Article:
“I don’t know what this will look like, because it’s an active discussion in the team right now,” says Parisa Tabriz, director of engineering at Chrome. “But I do know that whatever we propose is going to be controversial. That’s one of the challenges with a really old and open and sprawling platform. Change will be controversial whatever form it takes. But it’s important we do something, because everyone is unsatisfied by URLs. They kind of suck.”

The Chrome team has been thinking about URL security for a long time. In 2014, it tried out a formatting feature called the “origin chip” that only showed the main domain name of sites to help ensure that users knew which domain they were actually browsing on. If you wanted to see the full URL, you could click the chip and the rest of the URL bar was just a Google search box. The experiment garnered praise from some for making web identity more straightforward, but it also generated criticism. Within a few weeks of showing up in a Chrome pre-release, Google paused the origin chip rollout.

“The origin chip was Chrome’s first foray into the space,” Porter Felt says. “We discovered a lot about how people think about and use URLs. [But] frankly, the problem space proved harder than we expected. We’re using the feedback that we received back in 2014 to inform our new work.”

«

Bear this in mind as a marker in the sand. How do you improve URLs? All the attempts that have been made (have more domains, add “https” in front of them, make them longer, make them shorter) have come back to the place they used to be.
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Blood-testing firm Theranos to dissolve • WSJ

John Carreyrou:

»

In the wake of a high-profile scandal, the company will formally dissolve, according to an email to shareholders. Theranos will seek to pay unsecured creditors its remaining cash in coming months, the email said.

The move comes after federal prosecutors filed criminal charges against Theranos founder Elizabeth Holmes and the blood-testing company’s former No. 2 executive, alleging that they defrauded investors out of hundreds of millions of dollars and defrauded doctors and patients.

The executives have denied the charges and face a coming criminal trial.

The dissolution process was precipitated by the fact that Theranos breached a covenant governing a $65 million loan it received from Fortress Investment Group last year. Under the loan terms, Fortress was entitled to foreclose upon the company’s assets if its cash fell beneath a certain threshold.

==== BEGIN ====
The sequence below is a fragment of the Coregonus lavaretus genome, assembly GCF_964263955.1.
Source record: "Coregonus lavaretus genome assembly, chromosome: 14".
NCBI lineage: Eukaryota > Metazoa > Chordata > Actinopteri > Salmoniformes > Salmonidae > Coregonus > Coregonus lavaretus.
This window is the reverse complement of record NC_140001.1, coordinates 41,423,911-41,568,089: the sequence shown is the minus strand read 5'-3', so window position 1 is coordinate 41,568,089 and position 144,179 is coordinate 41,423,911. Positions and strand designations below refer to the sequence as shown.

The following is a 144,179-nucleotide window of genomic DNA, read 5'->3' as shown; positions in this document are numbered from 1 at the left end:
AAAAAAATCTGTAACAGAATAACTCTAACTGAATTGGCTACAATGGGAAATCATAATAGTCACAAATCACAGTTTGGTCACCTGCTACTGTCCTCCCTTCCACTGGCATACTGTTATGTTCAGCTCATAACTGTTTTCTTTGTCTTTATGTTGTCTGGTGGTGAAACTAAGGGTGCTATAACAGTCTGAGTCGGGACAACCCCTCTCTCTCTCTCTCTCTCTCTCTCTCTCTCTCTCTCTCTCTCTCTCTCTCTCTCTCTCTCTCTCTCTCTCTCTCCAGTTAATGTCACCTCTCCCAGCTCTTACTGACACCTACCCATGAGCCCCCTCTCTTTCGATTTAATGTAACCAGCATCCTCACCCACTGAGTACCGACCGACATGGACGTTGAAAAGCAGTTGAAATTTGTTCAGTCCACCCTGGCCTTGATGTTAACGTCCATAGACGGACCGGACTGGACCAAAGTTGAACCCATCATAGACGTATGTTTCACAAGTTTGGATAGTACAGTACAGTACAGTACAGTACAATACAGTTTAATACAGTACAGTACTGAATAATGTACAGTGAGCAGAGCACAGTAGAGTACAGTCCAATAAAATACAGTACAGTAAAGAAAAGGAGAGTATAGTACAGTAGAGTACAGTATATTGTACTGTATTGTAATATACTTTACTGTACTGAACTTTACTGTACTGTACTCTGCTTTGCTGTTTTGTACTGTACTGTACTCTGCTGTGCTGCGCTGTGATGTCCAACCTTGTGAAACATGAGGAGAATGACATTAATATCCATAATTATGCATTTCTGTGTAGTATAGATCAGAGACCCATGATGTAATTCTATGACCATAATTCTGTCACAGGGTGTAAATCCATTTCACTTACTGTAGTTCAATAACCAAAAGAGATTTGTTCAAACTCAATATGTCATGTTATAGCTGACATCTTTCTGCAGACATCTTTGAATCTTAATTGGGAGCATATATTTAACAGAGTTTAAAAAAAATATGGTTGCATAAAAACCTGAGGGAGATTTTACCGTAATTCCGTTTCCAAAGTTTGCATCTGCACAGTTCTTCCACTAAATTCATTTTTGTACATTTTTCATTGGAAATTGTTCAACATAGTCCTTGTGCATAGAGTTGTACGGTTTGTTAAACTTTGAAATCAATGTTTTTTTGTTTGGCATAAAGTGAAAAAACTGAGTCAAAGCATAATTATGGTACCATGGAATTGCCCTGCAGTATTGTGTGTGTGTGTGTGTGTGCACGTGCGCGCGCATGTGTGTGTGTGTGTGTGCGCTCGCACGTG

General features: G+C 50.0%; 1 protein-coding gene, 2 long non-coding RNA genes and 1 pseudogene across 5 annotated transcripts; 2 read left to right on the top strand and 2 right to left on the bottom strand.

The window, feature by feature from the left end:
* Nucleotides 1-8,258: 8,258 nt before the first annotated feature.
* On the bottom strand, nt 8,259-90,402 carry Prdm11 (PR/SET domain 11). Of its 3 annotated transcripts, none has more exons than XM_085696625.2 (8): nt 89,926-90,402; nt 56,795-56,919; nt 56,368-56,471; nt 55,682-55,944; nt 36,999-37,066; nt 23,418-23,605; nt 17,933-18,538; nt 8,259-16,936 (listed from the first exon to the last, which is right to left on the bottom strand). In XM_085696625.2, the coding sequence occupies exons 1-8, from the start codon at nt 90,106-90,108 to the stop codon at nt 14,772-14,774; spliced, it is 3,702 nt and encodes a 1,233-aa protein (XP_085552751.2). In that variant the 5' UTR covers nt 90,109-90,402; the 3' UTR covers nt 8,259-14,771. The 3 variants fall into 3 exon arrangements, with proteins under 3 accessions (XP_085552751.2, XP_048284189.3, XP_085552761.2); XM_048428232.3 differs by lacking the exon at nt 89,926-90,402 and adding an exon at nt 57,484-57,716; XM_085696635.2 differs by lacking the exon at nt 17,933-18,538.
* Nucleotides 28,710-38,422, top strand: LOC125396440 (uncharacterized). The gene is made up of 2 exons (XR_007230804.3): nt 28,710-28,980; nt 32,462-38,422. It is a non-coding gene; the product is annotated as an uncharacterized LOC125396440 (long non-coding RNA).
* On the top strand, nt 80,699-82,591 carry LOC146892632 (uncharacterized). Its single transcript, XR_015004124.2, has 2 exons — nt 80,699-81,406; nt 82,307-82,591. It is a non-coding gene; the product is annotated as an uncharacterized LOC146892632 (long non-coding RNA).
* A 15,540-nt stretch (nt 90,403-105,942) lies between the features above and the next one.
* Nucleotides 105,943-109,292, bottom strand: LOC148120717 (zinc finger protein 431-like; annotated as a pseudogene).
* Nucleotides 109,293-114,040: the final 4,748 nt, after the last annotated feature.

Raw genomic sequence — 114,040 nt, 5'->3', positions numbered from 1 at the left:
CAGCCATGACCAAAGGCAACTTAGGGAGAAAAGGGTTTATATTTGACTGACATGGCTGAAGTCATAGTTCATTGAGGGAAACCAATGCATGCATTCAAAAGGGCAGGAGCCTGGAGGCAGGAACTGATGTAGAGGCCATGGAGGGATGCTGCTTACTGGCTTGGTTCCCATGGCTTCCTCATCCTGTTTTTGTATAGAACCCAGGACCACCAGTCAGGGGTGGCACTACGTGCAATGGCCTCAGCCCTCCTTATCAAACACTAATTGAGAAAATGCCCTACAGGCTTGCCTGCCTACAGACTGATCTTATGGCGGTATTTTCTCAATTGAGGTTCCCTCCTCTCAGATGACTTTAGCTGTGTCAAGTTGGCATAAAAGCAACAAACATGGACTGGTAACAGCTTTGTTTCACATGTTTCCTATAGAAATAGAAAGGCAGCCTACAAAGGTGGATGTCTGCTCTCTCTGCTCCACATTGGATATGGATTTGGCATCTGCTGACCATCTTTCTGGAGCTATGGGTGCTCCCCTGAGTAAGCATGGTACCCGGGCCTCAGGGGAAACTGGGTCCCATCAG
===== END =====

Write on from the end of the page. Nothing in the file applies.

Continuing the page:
In the email to shareholders, sent Tuesday, Theranos General Counsel and Chief Executive Officer David Taylor said the company is trying to negotiate a settlement with Fortress that would give the New York private-equity firm ownership of the company’s patents but leave its remaining cash—estimated at about $5 million—for distribution to other unsecured creditors.

«

The letter to stockholders begins “I write with difficult news about the future of the Company.” It’s not difficult news – it’s bad news. Taylor also says that the company owes “at least” $60m to unsecured creditors, meaning they’ll get about 8c per dollar.

Appropriate of course that it’s Carreyrou writing this article, as it was his painstaking reporting which set the whole implosion off. I expect he’ll be there when the office furniture is auctioned off and the doors finally close. Ahab was never so happy.
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Evernote lost its CTO, CFO, CPO and HR head in the last month as it eyes another fundraise • TechCrunch

Ingrid Lunden:

»

This is the second major revamp of the startup’s leadership team in a little over two years. In March 2016, the company lost its founding CTO and made a number of other appointments amid a wave of departures and other big changes.

Chris O’Neill, who joined as CEO after long-time leader Phil Libin stepped away from the role, had already shuttered a number of unprofitable operations that Evernote had launched in an attempt to grow the company, including the closure of its accessories business, and several other app efforts such as some versions of Skitch and its Food app. (Today, it has three smartphone apps, its flagship Evernote app, Skitch and Scannable for digitising business cards, receipts and other paper-based items; plus handwriting recognition app Penultimate for tablets.)

In the years since then, Evernote has been somewhat quiet, but there have been other significant changes and divestments. In June, Evernote announced that it would spin out its Chinese operations and become a minority shareholder. Yinxiang Biji, as it’s called, accounted for 10% of Evernote’s revenues. And some of the company’s movement has been problematic: a controversial change in the company’s privacy policy, which would have made it possible for employees in the company to read a user’s notes in the app, got quickly reassessed and altered as people publicly slammed the company.

«

Sounds like a company in trouble. Formerly valued in unicorn territory, having received $290m in funding, it’s now proving that not everything goes up relentlessly.